Fresh mint tea is known in Morocco as "Atay = أتايْ ", pronounced as "A-TA-Y", and which is an Imazighn (Shalha) term, whereas in Classical Arabic, this drink is known as " Chay = الشّايْ", pronounced as "SHA-Y". Atay is the most traditional and popular drink in Morocco, but it is more than a mere drink, it is rather a way of life, a whole tradition and culture.
Most of Morocco neighbours, especially Arab/Muslim countries, love drinking coffee more than tea, and this is because of the Othmans' culture influence= العثمانيون, since the Turks used to drink a lot of coffee. So most of these Arab/Muslim countries drink coffee in the Turkish fashion with cardamom seeds, etc... However, though the Othmans were getting closer to the Moroccan borders, reinforcing their power in Northern-African region, Morocco was the only country that never officially surrender to the Othmans Empire, or had been considered as part of it. This is how Moroccan Cuisine was able to keep its own food tradition and culture. Of course, Moroccans still love to drink coffee but not as much as tea, and when they do, they prefer to prepare it in the European fashion, but never the Turkish way.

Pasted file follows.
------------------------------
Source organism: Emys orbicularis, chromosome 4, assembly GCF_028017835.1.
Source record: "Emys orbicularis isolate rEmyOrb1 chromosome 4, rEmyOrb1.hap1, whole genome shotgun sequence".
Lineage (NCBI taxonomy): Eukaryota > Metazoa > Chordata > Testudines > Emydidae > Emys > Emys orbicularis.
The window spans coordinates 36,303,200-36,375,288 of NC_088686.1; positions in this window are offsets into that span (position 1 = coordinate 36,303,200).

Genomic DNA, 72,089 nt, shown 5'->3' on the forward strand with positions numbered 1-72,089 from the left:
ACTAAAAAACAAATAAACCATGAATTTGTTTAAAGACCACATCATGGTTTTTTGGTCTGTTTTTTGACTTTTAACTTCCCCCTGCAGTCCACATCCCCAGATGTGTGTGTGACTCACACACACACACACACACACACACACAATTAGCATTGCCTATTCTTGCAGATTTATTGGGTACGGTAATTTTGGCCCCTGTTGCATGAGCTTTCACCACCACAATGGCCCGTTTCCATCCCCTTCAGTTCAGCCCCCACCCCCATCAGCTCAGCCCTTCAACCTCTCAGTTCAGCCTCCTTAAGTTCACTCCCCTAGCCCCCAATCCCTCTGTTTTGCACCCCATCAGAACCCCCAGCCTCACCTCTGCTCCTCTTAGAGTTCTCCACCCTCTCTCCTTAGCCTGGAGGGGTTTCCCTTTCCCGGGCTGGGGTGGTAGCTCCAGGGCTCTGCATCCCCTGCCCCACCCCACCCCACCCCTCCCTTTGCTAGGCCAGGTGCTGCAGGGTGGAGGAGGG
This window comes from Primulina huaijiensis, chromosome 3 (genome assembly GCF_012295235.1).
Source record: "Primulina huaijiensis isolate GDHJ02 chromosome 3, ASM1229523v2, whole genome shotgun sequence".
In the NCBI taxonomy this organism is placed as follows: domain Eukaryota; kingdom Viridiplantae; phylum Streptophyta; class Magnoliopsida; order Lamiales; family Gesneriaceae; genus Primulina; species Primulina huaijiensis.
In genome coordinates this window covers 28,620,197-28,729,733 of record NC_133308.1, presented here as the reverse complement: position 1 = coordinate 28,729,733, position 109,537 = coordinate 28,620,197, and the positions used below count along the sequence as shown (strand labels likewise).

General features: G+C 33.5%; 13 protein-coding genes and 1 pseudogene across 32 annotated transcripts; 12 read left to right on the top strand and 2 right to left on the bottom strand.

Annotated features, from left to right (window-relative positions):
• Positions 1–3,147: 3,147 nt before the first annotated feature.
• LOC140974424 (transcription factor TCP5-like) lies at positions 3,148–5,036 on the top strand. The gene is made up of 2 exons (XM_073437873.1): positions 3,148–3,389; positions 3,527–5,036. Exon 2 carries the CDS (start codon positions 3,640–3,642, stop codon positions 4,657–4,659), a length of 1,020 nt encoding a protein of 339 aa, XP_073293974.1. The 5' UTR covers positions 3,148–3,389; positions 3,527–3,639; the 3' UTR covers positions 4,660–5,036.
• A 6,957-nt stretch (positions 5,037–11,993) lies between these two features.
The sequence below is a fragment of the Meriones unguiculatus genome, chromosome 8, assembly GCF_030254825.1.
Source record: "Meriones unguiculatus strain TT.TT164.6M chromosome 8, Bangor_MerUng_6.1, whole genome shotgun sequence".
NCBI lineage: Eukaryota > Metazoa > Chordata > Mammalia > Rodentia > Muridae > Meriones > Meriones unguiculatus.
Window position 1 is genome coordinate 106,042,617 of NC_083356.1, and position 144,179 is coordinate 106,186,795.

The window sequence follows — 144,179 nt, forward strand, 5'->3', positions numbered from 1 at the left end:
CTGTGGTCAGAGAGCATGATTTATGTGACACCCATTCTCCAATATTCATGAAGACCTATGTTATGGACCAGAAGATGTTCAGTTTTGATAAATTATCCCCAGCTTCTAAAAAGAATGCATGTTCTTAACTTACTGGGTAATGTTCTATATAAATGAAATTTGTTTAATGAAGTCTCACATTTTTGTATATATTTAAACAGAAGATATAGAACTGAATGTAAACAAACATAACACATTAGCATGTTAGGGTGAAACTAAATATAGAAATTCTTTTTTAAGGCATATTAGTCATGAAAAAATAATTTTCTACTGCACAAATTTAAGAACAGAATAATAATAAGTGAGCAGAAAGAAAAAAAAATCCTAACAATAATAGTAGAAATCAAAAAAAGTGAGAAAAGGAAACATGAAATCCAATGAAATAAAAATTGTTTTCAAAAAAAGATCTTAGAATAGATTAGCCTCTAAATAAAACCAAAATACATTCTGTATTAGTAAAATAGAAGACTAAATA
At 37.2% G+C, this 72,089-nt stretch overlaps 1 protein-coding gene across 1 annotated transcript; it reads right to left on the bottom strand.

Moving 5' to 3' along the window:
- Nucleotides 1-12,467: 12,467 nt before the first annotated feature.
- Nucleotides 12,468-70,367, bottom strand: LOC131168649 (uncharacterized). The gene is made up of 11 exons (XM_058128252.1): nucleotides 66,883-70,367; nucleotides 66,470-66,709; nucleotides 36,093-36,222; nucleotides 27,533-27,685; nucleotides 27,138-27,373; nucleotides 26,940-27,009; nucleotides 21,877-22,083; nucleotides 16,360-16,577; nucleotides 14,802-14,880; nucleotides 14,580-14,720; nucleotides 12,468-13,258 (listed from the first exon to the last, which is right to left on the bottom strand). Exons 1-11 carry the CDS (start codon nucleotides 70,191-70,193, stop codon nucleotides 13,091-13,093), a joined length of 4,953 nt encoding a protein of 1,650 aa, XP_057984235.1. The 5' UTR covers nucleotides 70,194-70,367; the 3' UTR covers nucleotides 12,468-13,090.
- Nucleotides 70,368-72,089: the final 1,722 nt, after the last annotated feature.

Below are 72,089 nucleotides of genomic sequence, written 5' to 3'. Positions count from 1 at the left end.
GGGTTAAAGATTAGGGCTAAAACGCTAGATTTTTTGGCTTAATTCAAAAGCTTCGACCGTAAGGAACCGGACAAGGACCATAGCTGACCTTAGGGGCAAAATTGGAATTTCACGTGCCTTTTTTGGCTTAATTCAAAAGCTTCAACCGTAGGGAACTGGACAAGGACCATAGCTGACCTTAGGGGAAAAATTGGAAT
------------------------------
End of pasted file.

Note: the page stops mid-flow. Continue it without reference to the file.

It is assumed that tea was first introduced to Morocco in the 18th century through trade with Europe, especially England, and since then, the art of serving properly hot fresh mint tea, along with delicious Moroccan Cookies, has been of utmost importance and even part of Moroccan culture and tradition. So, it is not a surprise to anyone if Morocco is one of the world's largest importer of tea, and more precisely, it is the first worldwide importer of Chinese Green Tea, which is Moroccans' favourite type of tea.
Ingredients to make Moroccan Tea:
1-Gunpowder = أتاي حْبوبْ: Moroccan tea is different from British one, which is black and served with milk or water. Moroccan tea is rather green, known also as "Gunpowder" and imported from China, where each leaf is rolled into a small round pellet and then dried. Below is the picture of this green tea how it looks like:
2-Fresh Mint = النّْعْناعْ: It is one of the most commonly used herb in Morocco after, of course, coriander and parsley which come first. In some region, fresh mint is also called "Liquama" = لِقامة , when mixed with other fresh herbs, such as Fliyou =فْلِيّو , which is a variety of mint called in English "Pennyroyal" or "La Menthe Pouliot" in French.
3-Sugar = السّكّارْ : In Morocco, we use either sugar cone (Loaf ), known as قالب السّكّر or sugar bricks, known as السّكّر طوبة, to sweeten the tea, but never caster or granulated sugar.
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Mamatkamal, K. El Mary